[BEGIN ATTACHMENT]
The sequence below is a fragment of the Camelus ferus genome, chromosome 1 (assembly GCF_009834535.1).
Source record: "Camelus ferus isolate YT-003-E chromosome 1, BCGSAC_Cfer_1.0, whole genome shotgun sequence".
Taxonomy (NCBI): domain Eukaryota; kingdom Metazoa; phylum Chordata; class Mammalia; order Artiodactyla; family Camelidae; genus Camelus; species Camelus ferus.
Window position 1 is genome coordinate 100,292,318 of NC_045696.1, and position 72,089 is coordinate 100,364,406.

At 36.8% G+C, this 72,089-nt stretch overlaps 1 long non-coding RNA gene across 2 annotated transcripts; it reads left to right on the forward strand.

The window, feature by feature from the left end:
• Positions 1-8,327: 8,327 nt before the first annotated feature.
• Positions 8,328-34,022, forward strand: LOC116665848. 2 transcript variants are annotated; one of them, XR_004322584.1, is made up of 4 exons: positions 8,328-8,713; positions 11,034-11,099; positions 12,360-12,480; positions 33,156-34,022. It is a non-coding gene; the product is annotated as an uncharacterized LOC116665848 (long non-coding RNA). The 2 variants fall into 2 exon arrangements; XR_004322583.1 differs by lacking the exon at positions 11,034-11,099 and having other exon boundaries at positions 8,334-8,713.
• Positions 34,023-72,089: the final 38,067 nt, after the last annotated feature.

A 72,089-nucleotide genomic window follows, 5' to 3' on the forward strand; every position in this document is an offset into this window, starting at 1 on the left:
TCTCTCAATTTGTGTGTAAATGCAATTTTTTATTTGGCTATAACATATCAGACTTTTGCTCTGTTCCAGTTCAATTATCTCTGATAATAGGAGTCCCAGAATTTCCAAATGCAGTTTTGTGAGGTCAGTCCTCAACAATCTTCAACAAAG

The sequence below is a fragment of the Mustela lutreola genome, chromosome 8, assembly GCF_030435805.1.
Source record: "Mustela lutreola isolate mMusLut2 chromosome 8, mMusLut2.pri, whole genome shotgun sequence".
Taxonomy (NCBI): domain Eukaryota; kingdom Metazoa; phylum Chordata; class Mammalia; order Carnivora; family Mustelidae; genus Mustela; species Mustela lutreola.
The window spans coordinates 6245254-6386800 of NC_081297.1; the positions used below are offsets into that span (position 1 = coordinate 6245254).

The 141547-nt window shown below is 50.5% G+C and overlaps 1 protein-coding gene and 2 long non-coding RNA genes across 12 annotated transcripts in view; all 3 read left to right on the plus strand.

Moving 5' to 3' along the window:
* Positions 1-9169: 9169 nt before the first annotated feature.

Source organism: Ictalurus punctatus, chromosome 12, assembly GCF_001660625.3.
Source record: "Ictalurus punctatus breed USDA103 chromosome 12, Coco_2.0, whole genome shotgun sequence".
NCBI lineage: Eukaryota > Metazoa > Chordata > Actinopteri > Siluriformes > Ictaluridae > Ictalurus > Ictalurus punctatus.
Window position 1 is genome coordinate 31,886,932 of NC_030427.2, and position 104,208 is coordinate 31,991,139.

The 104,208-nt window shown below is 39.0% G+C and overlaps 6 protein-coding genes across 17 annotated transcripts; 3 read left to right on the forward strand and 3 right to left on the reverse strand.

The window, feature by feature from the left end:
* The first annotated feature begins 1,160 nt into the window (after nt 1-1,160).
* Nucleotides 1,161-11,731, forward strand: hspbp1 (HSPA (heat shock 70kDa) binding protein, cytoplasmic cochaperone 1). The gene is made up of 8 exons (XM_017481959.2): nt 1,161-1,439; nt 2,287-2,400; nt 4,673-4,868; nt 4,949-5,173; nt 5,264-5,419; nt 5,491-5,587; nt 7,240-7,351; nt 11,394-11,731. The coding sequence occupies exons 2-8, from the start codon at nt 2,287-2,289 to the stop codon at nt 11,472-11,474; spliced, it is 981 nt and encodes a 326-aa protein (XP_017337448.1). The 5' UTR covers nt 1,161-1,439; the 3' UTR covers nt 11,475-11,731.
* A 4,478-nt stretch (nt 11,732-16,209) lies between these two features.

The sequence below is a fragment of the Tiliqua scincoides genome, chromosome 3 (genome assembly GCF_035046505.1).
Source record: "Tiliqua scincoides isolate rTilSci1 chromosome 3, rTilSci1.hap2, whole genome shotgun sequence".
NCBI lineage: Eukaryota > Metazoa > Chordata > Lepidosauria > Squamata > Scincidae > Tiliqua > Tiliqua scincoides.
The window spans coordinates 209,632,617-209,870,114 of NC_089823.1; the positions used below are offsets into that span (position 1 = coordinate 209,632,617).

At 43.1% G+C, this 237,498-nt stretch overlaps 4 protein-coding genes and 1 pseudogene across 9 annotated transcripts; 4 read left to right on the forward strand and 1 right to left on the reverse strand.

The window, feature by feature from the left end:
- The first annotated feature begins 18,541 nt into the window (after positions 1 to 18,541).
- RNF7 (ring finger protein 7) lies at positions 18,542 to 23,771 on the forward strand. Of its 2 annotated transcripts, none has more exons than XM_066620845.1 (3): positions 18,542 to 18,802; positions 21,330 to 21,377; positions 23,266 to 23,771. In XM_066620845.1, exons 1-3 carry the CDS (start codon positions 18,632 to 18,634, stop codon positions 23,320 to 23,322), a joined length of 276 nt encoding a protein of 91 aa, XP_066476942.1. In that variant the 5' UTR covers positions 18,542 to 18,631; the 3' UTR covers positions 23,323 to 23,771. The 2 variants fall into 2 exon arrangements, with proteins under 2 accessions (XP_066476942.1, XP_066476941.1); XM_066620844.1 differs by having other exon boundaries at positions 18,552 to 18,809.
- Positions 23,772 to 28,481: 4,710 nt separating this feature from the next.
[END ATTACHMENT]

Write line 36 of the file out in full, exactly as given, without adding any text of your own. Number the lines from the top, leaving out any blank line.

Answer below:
- Positions 23,772 to 28,481: 4,710 nt separating this feature from the next.